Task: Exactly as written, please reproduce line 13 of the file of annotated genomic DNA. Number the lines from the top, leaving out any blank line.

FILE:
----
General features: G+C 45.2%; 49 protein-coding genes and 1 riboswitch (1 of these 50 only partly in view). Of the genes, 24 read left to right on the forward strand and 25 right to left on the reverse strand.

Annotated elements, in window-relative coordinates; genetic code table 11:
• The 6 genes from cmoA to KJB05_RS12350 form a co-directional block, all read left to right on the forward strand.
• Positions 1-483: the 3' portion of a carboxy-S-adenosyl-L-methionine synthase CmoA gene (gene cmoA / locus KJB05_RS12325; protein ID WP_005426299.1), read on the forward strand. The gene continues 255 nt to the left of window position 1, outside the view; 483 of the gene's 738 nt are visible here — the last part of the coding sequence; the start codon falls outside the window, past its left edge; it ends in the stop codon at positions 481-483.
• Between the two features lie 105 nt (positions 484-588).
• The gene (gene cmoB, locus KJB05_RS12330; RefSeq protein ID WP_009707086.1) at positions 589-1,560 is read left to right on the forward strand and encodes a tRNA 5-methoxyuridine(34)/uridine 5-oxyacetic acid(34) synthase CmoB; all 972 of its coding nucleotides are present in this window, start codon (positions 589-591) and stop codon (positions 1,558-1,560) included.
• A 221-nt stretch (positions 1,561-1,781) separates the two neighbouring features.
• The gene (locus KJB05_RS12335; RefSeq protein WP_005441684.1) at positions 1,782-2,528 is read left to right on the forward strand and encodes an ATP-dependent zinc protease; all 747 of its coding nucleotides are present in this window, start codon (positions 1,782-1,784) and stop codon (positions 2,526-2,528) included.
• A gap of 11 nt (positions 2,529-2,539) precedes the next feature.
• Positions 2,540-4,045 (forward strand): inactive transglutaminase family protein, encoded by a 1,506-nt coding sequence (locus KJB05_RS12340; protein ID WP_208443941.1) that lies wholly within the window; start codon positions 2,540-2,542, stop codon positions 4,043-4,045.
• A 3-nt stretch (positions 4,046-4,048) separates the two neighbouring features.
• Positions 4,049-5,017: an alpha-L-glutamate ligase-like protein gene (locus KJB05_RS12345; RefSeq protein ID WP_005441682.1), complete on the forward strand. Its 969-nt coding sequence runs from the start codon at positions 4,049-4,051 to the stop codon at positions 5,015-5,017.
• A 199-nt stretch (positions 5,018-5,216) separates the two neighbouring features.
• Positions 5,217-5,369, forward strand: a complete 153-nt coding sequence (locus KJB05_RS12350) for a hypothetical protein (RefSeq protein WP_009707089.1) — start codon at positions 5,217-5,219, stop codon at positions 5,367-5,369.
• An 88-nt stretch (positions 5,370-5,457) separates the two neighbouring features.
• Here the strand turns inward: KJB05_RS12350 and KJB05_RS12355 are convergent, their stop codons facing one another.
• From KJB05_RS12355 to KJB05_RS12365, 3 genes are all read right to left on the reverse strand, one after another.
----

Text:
• A 199-nt stretch (positions 5,018-5,216) separates the two neighbouring features.